We haven’t written a blog post in months, I was going to do one mammoth update, but that would be too long to read, so here is the first of a few posts updating you on our lives at Madwaleni.
2015 has been the year of having babies and parties. The having babies and impressive growth of our community will be in a different post, for now here are some of the fun parties we have had this year.
Duncan’s birthday in March was the first time that we felt like a real (really huge) family; children running around, tennis balls flying and dogs interfering. Here are some photo’s:
In August, Andrew and Stu both turned 30. They had a combined 60th Party. There were fairy lights, fillet, speeches, and a bunch of dancing granny’s and grampa’s (most people dressed up like they were 90 rather than 60!)
Dyl organised a “Madwaleni’s Got Talent” evening for his birthday in September. It was awesome fun and impressive to see all the talent in our little community!
Unfortunately life at Madwaleni is not all fun and parties, and we have also had many significant changes over the year. However, as always, there is no place we would rather be. We have lost some doctors this year bringing our numbers down significantly, with the hospital being busier than ever. At the start of the year we said a sad goodbye to Mark and Jet (and their little Ympie), we miss them dearly. We were thrilled to welcome Michelle Allen, our new clinical manager and her family! What a difference it has made to have a clinical manager and the Allen’s join our Madwaleni family. We also welcomed our comm serv doctor, Lungelo, in March and said goodbye to our 2014 comm serv, Garrick in August. We are currently down to seven full time doctors. We started the year with 9 rehabs. Two comm servs stayed on from 2014 but by March rehab was down to 6 as the 2014 comm servs moved on and I left to have Ben. Fortunately Thandi has had an amazing team of hardworking and dedicated comm serves . In March we also welcomed Kuan, an awesome comm serv pharmacist, he has been a great addition to the clinical team, but pharmacy too is short staffed as all of the pharmacy assistants have resigned, leaving Siyamthanda and Kuan to run pharmacy alone from October.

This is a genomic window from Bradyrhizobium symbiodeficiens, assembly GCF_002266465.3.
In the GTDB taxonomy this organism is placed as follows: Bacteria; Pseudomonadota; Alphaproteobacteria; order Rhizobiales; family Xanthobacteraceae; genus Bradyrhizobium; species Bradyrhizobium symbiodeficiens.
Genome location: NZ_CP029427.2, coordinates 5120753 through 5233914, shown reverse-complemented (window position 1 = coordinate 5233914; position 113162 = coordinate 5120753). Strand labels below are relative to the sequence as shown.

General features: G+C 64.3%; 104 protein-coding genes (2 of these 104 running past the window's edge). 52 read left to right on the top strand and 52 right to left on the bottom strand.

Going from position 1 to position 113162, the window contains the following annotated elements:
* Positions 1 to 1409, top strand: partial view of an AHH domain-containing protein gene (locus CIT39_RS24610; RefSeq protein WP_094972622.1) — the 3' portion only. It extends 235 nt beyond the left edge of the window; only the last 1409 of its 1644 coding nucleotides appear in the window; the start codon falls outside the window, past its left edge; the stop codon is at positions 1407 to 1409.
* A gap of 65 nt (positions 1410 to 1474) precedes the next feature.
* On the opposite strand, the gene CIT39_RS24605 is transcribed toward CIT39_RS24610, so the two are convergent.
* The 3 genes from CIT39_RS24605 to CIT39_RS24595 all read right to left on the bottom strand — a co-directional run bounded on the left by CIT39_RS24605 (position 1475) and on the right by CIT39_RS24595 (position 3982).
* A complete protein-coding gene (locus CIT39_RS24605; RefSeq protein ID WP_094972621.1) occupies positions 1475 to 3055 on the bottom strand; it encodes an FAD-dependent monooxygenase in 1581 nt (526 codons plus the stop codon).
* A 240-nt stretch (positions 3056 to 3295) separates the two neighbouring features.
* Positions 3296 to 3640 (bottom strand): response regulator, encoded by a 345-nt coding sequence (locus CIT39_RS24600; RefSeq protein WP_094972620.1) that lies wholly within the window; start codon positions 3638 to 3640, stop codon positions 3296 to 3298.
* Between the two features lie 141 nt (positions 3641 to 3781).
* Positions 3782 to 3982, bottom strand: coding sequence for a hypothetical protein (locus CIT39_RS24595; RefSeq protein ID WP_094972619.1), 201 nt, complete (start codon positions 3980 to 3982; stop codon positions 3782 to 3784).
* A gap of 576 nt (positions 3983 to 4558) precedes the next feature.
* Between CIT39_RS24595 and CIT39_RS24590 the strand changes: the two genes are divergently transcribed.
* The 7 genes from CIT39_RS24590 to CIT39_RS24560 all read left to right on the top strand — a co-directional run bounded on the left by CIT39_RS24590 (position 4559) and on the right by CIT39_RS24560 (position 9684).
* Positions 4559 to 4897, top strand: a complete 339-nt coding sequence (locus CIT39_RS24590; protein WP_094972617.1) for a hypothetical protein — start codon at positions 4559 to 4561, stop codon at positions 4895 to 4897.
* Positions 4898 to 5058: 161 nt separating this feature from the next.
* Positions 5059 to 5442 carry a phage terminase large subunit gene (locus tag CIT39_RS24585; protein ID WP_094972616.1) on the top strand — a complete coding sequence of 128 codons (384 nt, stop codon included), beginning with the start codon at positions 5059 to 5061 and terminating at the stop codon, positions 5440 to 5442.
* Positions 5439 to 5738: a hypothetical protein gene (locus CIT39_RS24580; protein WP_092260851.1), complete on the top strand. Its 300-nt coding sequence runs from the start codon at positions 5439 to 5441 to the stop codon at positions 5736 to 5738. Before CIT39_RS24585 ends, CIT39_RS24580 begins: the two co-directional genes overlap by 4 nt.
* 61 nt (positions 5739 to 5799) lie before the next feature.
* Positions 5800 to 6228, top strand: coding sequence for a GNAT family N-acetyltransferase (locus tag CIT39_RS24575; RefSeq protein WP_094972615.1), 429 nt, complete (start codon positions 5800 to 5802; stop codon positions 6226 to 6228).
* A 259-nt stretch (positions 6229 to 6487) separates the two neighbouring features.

If the hospital isn’t keeping our clinical team busy enough, there have also been service delivery protests on the road and the nurses have been protesting due to problems with their salaries, accommodation and study leave. On top of that all, the hospital has endured many power failures (the longest lasting 48 hours, although we know this isn’t exclusive to rural living!) The current lack of chemicals required to treat the water we pump up from the river makes bathing feel rather counter productive.
Nevertheless, these are all challenges we knew we would have to face when we first arrived at Madwaleni. We have to remind ourselves that there were many more challenges we were anticipating that we have not had deal with. We now have beautiful accommodation, a great vibrant community and really satisfying work. Plus Andrew gets to come home for lunch! What a place to start our family!
If you are thinking of doing some time in a rural hospital, perhaps this will convince you. We can’t always promise it will be easy, but we can promise a life changing, wonderful experience and a supportive community.